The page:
Frankly ... Posthuman
How technology helps us in times of crisis
As interpersonal human contact has become a health risk, Liwen Qin outlines how information advances in digitalization can help us cope with the global COVID-19 pandemic.
By Liwen Qin
As the COVID-19 pandemic, which started in China, sweeps across the world, governments, companies, and individuals are all struggling to cope with major disruptions in their daily lives. In January and February 2020, the Chinese government imposed restrictions on the movement of 100 million to 500 million people. Shops, factories, and schools have been closed for about six to seven weeks. At a time when human contact has become risky, information technology greatly reduces the negative impact of this unexpected disruption.
Food and hygiene in quarantineThe biggest challenge for people bound to their home during city lockdowns or quarantine is to meet the need for daily supplies, like food and toiletries. In China, highly developed e-commerce and delivery services became the lifeline of many households, in this most difficult time. In some places, automated package sorting, self-driving cars, drones, and package stations (like mailbox for packages) helped to reduce risky human contact to a minimum.
Artificial intelligence in health diagnosticsLimited medical resources are yet another challenge in this public health crisis. In China, hospitals ran out of capacity in the early stages of the COVID-19 pandemic. Many sick people couldn’t get tested or treated for the virus. Various internet companies and local governments quickly set up virtual medical consultation platforms. By consulting doctors online, instead of visiting hospitals, people who were not yet infected could avoid catching COVID-19 in clinics or private practices. A number of Chinese companies developed artificial intelligence (AI)-services, which enabled local governments to predict outbreaks ahead of time. Other AI-technologies were deployed in hospitals, as part of diagnosing patients suspected of being infected with the coronavirus. By maximizing the use of limited medical resources, these technologies reduced the stress on overcrowded hospitals greatly. Information technology proved an asset in handling the immense challenge, the novel COVID19 virus has posed.
Digital educationOnline streaming and teaching software has helped teachers and students stranded at home continue their education almost as usual. Teachers gradually figured out ways to teach not only abstract lessons like mathematics and languages, but also hands-on classes like art, music and physical education in a virtual learning environment. It could get a little annoying for neighbors when a child jumped up and down with their virtual physical education teacher on the upper floor. But this is a time for mutual tolerance and understanding.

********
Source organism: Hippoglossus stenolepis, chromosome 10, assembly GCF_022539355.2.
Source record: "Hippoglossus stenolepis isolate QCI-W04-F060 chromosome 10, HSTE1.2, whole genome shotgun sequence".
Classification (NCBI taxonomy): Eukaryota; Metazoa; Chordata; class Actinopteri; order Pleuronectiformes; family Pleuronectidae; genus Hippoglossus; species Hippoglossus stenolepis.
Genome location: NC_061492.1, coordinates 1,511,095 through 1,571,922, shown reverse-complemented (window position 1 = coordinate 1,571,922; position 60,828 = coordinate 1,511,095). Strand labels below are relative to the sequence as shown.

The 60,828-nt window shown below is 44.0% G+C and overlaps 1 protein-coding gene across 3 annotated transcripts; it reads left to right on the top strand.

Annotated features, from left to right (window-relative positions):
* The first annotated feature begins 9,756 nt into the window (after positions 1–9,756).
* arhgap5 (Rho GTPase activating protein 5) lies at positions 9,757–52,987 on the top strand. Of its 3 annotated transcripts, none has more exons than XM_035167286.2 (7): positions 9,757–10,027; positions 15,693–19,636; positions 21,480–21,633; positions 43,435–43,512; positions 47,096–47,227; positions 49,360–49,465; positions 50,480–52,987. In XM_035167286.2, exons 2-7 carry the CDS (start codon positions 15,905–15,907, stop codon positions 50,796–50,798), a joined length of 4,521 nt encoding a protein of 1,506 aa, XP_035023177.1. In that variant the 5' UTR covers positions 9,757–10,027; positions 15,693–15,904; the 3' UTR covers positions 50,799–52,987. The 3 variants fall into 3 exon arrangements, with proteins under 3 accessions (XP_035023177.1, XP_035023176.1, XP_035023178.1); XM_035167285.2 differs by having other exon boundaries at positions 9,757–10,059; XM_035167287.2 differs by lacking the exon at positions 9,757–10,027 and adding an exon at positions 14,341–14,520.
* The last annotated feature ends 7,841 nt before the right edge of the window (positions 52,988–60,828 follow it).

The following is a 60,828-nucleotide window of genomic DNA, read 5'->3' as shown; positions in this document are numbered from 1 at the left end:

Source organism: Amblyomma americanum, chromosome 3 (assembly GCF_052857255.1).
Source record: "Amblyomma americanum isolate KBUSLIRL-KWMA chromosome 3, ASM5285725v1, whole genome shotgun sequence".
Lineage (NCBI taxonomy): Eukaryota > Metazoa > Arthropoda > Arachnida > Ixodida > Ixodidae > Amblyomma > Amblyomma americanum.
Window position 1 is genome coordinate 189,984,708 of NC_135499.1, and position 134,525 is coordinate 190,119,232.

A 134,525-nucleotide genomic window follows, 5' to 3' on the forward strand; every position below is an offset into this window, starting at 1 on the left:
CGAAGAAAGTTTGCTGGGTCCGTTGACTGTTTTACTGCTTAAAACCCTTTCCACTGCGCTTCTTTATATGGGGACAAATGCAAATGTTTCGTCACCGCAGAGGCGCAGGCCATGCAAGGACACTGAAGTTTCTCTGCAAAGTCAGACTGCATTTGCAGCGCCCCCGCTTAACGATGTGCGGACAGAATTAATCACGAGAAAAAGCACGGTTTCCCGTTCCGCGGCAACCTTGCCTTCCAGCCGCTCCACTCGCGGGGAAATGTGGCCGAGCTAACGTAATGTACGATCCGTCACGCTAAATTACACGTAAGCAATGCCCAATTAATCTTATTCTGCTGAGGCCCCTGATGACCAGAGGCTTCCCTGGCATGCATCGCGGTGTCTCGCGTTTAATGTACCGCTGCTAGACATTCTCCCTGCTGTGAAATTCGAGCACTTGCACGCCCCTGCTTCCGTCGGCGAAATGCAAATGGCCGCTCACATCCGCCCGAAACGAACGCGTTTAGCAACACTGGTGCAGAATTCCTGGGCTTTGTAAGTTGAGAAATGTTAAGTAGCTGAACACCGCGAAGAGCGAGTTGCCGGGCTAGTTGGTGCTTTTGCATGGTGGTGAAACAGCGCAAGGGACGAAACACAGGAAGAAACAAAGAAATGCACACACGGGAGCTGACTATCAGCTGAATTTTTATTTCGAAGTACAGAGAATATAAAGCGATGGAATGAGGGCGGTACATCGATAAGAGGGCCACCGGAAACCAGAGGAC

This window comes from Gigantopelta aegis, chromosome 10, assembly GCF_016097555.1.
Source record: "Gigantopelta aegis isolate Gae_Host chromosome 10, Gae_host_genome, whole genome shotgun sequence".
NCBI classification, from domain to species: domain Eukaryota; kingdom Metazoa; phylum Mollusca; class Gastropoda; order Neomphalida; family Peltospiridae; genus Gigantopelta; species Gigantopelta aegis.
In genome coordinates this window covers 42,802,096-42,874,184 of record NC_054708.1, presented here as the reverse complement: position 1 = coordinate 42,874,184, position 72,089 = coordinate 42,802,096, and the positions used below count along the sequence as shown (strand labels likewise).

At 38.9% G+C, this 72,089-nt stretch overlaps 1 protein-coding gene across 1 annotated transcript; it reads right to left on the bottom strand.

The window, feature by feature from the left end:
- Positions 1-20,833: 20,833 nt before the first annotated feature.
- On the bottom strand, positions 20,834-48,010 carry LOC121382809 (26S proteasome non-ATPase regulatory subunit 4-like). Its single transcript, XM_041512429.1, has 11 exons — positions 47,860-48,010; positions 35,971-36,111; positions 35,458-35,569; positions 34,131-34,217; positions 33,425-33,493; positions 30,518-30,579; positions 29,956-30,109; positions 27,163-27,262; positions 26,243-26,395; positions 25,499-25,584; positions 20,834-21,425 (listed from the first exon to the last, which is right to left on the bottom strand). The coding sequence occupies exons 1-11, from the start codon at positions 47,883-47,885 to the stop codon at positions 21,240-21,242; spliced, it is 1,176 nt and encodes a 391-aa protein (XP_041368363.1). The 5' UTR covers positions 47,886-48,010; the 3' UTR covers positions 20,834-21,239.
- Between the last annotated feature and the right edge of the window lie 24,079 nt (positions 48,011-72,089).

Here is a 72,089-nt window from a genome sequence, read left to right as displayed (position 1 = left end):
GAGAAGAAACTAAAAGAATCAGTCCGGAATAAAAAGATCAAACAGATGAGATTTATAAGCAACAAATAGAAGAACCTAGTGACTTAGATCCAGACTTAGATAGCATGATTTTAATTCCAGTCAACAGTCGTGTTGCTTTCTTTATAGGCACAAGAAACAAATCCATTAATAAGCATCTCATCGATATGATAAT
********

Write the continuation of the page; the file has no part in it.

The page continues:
Home-office: wonderful as an optionCompanies that rely on offline operations, such as manufacturing or event-hosting, have suffered considerably. However, firms where a lot of work can be done digitally, are currently finding themselves to be coping astonishingly well. Online conference systems, instant messaging software, and digital file-sharing services have enabled companies to operate smoothly. The only difference: Their “offices” have been dispersed into the bedrooms or studies of family homes. Staff now find themselves working longer hours, without “home” as a space of mental and physical escape. Many people may realize just now, how much they yearn for their work-place offices, for the first time.
Let`s stay human!Before effective medicine or a vaccine against COVID-19 is invented, which may take another year or two, these new forms of organization and lifestyle may become a normal routine in many parts of the world. The most important thing that information technology has provided us with, however, is not food, education or income, but the ability to connect emotionally with one another through technology. This is just as essential as everything else.
On an alternating basis each week, our “Frankly …” column series is written by Liwen Qin, Maximilian Buddenbohm, Dominic Otiang’a and Gerasimos Bekas. In “Frankly … posthuman”, Liwen Qin takes a look at technical advances and how they affect our lives and our society: in the car, in the office, and at the supermarket checkout.